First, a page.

Intravenous immunoglobulin and the kidney - A two-edged sword

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To review the literature on the use and efficacy of intravenous immunoglobulin (IVIG) in glomerulonephritis and to evaluate the nephrotoxic effect of IVIG. A structured literature search of articles published on the efficacy of IVIG in the treatment of nephritis between 1985 and 2003 was conducted. All articles dealing with lupus nephritis, IgA nephropathy, Henoch Schonlein purpura, antineutrophil cytoplasmic antibodies (ANCA) associated vasculitis, primary membranous glomerulonephritis, and primary chronic nephritis were reviewed. The same literature search was conducted for the nephrotoxic effects of IVIG. Two groups of patients were defined: (a) a group of patients with IVIG nephrotoxic effect published as case reports, and (b) a group of patients whose data were collected by the Food and Drug Administration (FDA). All existing data of both groups were pooled and compared. One hundred six patients with lupus nephritis were treated with IVIG. In most reports proteinuria, nephrotic syndrome, and values of creatinine clearance were improved. In 3 cases improvement in World Health Organization (WHO) class was noted, and in 2 cases a reduction of immune deposits was demonstrated. In the other forms of autoimmune nephropathy, although the number of reported cases was small, improvement was noted in most patients. Thirty-two reports entailing 78 patients with IVIG-induced nephrotoxicity were found and their data were compared with those of 88 patients reported to the FDA. No specific differences were noted between the 2 groups of patients, as their age and indications for using IVIG were similar. Most of the patients who developed renal toxicity (72% in the literature and 90% in the FDA group) received sucrose-containing IVIG products. A high percentage of patients (31% in the literature and 40% in the FDA group) required hemodialysis. Mortality occurred in 10 and 15%, respectively. Renal histology done in a minority of the cases demonstrated vacuolization and swelling of the proximal tubules consistent with osmotic injury. On one hand, there are encouraging reports on the efficacy of IVIG in different types of glomerulonephritis (mainly lupus nephritis) resistant to conventional therapy, but the exact success rate and clinical indications remain undetermined. On the other hand, IVIG and the kidney is a two-edged sword, since nephrotoxicity can be a serious rare complication of IVIG therapy. Products containing sucrose as a stabilizer are mainly associated with such injury through the mechanism of osmotic nephrosis. Preexisting renal disease, volume depletion, and old age are risk factors for such toxicity.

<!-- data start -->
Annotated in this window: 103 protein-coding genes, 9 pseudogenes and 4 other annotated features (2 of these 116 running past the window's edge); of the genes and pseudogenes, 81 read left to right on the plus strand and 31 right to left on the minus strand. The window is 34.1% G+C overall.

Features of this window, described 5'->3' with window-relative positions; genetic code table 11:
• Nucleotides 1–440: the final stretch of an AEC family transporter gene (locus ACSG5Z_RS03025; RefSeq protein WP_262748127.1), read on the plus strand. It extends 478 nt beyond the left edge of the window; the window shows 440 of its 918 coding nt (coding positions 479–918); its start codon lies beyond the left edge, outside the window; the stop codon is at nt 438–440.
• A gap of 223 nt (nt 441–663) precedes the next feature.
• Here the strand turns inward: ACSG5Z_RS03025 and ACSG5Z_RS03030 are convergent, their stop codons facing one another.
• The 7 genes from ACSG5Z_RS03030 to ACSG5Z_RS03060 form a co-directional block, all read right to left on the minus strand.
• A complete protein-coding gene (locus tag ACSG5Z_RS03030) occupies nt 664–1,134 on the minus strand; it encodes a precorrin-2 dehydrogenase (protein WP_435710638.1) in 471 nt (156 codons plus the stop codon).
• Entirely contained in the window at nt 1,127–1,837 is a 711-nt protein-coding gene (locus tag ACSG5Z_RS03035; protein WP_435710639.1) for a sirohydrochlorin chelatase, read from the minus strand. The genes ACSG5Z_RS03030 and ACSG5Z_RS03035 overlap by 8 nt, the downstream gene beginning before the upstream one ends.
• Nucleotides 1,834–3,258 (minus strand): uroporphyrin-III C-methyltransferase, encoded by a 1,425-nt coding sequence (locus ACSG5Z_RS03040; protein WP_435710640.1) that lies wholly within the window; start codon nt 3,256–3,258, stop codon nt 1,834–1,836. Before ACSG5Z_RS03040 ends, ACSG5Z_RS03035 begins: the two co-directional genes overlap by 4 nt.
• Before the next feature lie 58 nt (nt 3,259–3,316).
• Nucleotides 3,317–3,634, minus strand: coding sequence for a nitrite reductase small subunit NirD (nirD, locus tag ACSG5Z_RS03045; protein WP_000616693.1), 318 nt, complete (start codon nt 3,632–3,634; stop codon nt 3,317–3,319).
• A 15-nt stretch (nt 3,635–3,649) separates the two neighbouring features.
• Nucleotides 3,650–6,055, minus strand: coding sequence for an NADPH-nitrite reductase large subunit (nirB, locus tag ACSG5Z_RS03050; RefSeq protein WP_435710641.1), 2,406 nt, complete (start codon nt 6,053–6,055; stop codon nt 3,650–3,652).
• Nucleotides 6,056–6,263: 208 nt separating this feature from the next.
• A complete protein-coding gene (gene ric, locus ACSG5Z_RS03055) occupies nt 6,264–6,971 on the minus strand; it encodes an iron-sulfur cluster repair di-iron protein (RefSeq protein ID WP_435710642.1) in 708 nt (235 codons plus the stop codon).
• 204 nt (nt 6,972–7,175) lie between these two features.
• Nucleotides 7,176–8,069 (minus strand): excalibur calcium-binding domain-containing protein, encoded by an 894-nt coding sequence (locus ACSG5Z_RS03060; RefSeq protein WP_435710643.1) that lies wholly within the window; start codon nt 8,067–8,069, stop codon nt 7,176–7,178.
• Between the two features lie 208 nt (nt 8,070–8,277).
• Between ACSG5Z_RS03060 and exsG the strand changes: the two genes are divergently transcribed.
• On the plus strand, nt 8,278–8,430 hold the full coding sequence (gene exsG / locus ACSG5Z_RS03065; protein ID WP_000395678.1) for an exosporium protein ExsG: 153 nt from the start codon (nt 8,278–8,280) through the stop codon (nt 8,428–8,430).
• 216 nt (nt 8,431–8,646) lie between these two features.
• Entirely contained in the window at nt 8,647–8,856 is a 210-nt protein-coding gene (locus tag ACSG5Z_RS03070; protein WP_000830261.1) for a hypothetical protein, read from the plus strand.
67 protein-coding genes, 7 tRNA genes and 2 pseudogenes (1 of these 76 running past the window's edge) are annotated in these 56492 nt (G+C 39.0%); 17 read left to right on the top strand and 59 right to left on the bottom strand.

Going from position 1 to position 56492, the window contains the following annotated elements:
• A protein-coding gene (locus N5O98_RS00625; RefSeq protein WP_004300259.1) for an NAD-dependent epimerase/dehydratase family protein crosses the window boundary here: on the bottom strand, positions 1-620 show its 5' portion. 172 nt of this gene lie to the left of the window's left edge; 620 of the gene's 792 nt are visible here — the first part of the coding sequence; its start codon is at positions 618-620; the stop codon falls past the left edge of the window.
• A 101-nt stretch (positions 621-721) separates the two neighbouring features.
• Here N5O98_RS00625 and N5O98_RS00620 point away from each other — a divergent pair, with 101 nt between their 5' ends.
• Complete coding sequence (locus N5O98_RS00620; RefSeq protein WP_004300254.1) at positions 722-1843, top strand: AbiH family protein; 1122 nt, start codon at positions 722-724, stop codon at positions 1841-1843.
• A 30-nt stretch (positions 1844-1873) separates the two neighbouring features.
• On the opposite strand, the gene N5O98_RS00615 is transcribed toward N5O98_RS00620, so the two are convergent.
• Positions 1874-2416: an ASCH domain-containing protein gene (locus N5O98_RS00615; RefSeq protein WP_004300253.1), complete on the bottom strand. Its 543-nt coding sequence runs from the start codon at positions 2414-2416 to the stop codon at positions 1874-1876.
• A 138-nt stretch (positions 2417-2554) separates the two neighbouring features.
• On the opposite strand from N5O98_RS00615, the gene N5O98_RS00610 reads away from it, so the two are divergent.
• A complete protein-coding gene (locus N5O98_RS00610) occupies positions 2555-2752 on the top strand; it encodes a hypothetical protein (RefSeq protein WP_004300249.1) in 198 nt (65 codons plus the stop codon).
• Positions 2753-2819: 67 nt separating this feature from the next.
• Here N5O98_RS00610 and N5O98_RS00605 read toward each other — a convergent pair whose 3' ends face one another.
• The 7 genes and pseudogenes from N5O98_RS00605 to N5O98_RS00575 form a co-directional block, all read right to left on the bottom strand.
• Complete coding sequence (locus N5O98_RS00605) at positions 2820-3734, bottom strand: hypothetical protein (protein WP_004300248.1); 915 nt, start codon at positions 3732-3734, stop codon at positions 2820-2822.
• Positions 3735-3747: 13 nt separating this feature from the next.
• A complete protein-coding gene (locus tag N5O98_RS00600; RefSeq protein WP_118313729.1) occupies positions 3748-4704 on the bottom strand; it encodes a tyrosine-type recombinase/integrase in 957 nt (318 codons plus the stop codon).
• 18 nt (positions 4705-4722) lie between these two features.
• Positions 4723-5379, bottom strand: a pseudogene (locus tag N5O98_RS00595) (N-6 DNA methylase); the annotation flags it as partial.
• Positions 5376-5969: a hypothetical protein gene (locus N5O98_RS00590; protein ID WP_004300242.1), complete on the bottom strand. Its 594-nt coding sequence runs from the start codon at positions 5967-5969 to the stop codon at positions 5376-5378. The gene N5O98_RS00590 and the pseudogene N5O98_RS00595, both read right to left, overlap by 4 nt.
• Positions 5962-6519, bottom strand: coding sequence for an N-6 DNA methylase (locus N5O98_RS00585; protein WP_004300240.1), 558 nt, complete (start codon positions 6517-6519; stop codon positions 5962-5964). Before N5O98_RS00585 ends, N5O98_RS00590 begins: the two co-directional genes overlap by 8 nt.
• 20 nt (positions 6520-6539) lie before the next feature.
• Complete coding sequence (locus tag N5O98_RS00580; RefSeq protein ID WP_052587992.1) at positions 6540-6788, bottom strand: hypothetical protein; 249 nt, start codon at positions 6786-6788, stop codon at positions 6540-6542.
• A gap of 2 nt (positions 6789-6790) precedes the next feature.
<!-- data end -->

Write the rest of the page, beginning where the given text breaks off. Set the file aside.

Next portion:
Original languageEnglish
Pages (from-to)593-601
Number of pages9
JournalSeminars in Arthritis and Rheumatism
Issue number3
StatePublished - Dec 2004
Externally publishedYes


  • IVIG
  • acute renal failure
  • lupus
  • nephritis
  • nephrotoxicity
  • sucrose


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